David Cameron Lashkar Gah in Helmand Province, AfghanistanBritish Prime Minister David Cameron is due to announce end of Britain’s role in Afghanistan war after announcing a major reduction in the number of combat troops by the end of next summer.

According to reports the prime minister will announce to reduce at least 4,500 troops from the Afghanistan which will be more than half of the British troops deployed in Afghanistan.

Around 500 troops will leave by the end of this year as Britain and its Nato partners begin discussing the number and type of troops that should remain in Afghanistan when foreign soldiers depart at the end of 2014, The Daily Telegraph reported.

But the Prime Minister will avoid offering a precise timetable for withdrawal, amid tensions between politicians and defence chiefs over how rapid the scaling down should be.

Commanders have long maintained that Nato’s advances – the term success is no longer used – against the Taliban remain “fragile and reversible” and serious doubts remain over the capability of the Afghan National Security Forces (ANSF).

Senior commanders believe that drawing down troop numbers too quickly could endanger the lives of those British forces remaining in Helmand and, in the worst case scenario, derail the entire exit strategy.

The decision on the details of the announcement is expected to be made at Tuesday’s meeting of the National Security Council (NSC), made up of senior ministers, civil servants and military leaders, which is set to discuss troop reductions in Afghanistan.

In the meantime Australia’s former ambassador to NATO Brendan Nelson says it would be irresponsible to immediately pull out of Afghanistan and leave the ongoing security task to the United States and other coalition forces.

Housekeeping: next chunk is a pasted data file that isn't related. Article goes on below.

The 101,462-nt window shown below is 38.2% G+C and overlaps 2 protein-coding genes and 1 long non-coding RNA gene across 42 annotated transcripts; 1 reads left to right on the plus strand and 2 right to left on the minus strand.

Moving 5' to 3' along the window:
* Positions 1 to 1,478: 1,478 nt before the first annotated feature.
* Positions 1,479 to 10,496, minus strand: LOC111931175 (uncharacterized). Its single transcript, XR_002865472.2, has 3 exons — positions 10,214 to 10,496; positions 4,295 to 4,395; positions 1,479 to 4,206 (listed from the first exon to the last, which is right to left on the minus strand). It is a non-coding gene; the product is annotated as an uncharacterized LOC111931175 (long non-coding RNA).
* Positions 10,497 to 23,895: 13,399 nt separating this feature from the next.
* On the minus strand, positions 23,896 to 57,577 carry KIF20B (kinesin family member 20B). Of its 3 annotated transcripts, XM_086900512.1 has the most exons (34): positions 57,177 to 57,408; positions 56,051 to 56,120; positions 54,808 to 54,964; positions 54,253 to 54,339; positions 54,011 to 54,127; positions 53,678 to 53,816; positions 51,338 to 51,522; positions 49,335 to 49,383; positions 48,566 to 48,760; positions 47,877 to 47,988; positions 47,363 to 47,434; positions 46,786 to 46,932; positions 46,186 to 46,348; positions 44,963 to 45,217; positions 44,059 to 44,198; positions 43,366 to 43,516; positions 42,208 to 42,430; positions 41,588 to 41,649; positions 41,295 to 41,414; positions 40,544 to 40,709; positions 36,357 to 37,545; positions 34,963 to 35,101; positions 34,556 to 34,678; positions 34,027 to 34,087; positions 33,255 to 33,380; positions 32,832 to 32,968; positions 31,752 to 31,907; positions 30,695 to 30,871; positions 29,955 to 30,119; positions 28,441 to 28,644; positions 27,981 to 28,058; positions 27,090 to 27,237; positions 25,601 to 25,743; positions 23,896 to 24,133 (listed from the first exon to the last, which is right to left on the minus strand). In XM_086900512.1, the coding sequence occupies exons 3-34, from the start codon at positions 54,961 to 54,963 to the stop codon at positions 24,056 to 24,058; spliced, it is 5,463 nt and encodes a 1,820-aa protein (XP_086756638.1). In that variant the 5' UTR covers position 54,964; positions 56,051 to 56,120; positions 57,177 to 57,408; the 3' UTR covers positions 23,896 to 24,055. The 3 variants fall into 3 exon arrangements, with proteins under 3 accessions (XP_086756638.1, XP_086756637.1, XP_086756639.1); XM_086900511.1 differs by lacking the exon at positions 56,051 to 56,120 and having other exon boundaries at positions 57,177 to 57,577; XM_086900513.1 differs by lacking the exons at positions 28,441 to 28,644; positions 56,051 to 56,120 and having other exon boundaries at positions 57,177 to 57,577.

Dr Nelson, who on Monday officially took over as the new director of the Australian War Memorial, was asked about suggestions Australia immediately bring home its troops from the war torn nation.

While Afghanistan would likely never be a Jeffersonian democracy, Dr Nelson said it was on track to becoming a relatively stable, albeit still poor nation.

‘But to simply say to we will leave Afghanistan to the Americans and the British and a handful others is not only delusional, it’s irresponsible,’ he told AAP in an interview.

‘For those who may not think too carefully about it, of course it’s very tempting to say we should leave. But it’s much more complex than that.’

The coalition forces’ planned transfer of domestic security responsibility to the Afghan government is due to conclude at the end of 2014.

Australian troops are expected to progressively withdraw in 2013 and the following year.